In addition, I felt the lack of ethnic minorities. There were a small handful of us there (around 10% of the attendees). Personally I think that as myself (a mixed race person wearing a vintage sun dress) and my boyfriend (a black man, and the only back man there) were atypical attendees, we would have given really good interviews; and it was a shame to have been overlooked. I hope that I don't come across as self-absorbed here; I really think that representation of ethnic minorities is something that needs to be worked on, in feminism as well as in our wider society.
 







But the backbone of the protest was made up of those who just sat on the grass and did their thing. And I had a really great time 'just' wandering around, talking to women, and listening to them speak. It was amazing to be in a public place where you could walk up to pretty much anybody there, ask questions, and talk about almost anything. The Protein World advert may have been heinous, but the wonderful thing about it is how it has opened up huge opportunities for discussion, which otherwise would have been closed. And - even more wonderful - is do to this for free, in public, with no personal agenda aside from keeping women feeling great about themselves. Protein World weren't the first to make adverts like that one; and of course they won't be the last. But people have stood up to say, No we don't like this! No we won't be treated this way! This has been done intelligently, and often with humour, and that has clearly struck a nerve. Saturday afternoon was a resounding success, and I hope that we young feminists in London continue to make waves in the future.


Thank you to everyone who let me photograph them!


More on the protest:

From co-organiser Fiona Longmuir
From co-organiser Tara Castello
From another participant, Will Hall
On The New Statesman

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P.S. if you wondered about what we were wearing, especially after my historically-inspired post, here's us:


Ready for the beach, but just ended up going to the park.

-Anushka






Saturday, 2 May 2015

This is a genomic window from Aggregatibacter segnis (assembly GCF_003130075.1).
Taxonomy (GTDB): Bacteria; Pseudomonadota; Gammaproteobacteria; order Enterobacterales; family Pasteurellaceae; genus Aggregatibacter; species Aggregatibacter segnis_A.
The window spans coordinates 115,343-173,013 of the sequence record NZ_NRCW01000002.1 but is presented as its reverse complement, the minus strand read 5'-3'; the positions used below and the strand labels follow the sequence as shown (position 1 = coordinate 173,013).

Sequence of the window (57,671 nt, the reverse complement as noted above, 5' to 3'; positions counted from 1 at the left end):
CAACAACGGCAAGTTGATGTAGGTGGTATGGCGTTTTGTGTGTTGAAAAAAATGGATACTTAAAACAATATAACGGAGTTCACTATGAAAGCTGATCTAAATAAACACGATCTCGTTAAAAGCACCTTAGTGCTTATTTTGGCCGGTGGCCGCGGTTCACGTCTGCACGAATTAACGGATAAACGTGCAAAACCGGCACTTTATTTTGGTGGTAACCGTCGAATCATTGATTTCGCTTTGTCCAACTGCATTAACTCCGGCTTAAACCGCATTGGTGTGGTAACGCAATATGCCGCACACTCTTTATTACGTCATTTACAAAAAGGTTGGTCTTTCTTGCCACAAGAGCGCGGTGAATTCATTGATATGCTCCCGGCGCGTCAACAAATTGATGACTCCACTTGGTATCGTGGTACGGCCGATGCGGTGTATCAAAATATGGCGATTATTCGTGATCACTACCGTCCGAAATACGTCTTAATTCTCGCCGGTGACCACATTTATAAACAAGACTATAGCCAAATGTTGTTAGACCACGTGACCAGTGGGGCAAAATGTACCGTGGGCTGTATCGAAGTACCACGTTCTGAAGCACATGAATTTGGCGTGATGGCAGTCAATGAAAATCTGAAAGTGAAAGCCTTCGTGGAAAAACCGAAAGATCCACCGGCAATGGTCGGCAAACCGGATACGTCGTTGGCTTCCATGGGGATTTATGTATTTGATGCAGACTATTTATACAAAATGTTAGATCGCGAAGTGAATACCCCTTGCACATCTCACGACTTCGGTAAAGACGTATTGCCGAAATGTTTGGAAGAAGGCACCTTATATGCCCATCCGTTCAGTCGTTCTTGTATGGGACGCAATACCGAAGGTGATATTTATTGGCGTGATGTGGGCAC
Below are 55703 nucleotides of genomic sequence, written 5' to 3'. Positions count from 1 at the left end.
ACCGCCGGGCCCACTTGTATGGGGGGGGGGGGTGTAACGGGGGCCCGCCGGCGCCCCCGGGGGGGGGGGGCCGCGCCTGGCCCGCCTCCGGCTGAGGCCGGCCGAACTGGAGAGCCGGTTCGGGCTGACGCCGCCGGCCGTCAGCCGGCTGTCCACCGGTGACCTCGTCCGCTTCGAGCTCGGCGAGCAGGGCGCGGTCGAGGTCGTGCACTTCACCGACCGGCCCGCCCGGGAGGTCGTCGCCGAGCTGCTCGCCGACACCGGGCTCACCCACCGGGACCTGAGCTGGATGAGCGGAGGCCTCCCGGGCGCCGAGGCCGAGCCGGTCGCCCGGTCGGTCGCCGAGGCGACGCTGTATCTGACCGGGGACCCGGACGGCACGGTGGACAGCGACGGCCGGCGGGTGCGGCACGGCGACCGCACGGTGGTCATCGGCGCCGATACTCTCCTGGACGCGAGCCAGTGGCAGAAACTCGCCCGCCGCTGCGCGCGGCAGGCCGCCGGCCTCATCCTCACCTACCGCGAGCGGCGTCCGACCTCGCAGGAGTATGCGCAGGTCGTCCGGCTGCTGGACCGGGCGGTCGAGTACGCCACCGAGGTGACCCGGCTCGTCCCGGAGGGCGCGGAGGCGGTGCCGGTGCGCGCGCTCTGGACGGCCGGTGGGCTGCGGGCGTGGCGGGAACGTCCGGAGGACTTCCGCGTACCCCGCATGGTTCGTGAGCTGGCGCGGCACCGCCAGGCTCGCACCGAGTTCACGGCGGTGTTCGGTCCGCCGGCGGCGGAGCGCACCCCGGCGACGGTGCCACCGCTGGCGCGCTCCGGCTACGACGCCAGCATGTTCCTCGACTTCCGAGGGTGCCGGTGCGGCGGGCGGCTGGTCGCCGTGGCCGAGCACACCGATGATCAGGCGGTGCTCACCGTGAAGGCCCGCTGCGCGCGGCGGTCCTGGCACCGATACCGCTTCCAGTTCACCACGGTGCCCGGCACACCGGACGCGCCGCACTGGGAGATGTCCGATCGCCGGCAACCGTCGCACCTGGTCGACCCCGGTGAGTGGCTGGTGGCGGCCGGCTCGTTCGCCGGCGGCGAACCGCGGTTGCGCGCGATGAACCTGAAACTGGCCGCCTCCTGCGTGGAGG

5 top tips for how to prepare for a feminist protest


If you're a Londoner, you cannot have failed to see last month's (a) horrendous yellow campaign plastered all over the London Underground, and (b) the extensive outrage that followed, online and in the medias, social and general.

Today, Saturday 2nd May, a demonstration has been arranged for 3pm at Speaker's Corner, Hyde Park. The papers rather predictably call it an angry feminist protest; the organisers call it a party celebrating all body types. I'm sure that as usual the truth lies somewhere in between, and I'm really curious about how events will transpire!

 If you are thinking of going along, here are my tips for preparing for a protest...

1. Remove all jewellery, spectacles, and loose items of clothing.

This isn't the place to show off your finest heirloom pieces, and you'd be more upset if they got damaged. Plus, you don't want to end up being the poor sod whose glasses get knocked off in a skirmish, trodden on and smashed (due to police brutality and kettling, obvs) and have to go around with cracked eyewear for the rest of the day! Yikes!

2. Waterproof eyeliner for the win

A protest is a public event, and on public events in Britain, it is pretty much guaranteed to rain. Enough said.

3. Keep solid foundations with footwear and a backpack

Marching with placards demands comfort, warmth, and free hands!

4. Dress for the occasion!

This campaign is a riotous debunking of the myth that you should have to look a certain way to appear confidently in public, specifically, the beach. The event organisers are encouraging all participants to turn up in swimwear and flaunt their bodies in glorious variety, imperfect or perfect.

If you've got a sense of humour, individual style, a love of vintage, or poor circulation (let me repeat: swimwear. Beginning of May. Outdoors. England) then I suggest you look to the formative years of the 20th century for inspiration. The beachwear may have questionable waterproofing qualities, but the combination of knitting and tunic length separates seem like the ideal qualities in costume for this occasion.




Those of you who are likely to feel a little warm in a crowd, but enjoy preserving some modesty, might like to turn to the 1940s for ideas...



Then we have the 1950s and 1960s, with bikinis to shake your money maker in, accessorised by really big hair.



Finally, my outfit suggestions for the most confident amongst you. The 1970s is known for second wave feminism and crochet dresses. But did you know how risqué swimwear was in that period? Transparent bikinis on the cover of a rather conventionally-titled Woman's Day publication - wowee! Talk about #freethenipple - if this isn't a sign that we've regressed, then I don't know what is.



Please note that for these outfits, an underlayer of flesh coloured thermals is strongly recommended.


5. Stay safe, keep a sense of humour, and have fun.

Now go and kick some chauvinist pig arse.

The demonstration is planned for 3pm at Speaker's Corner, Hyde Park, London. More info on the event here.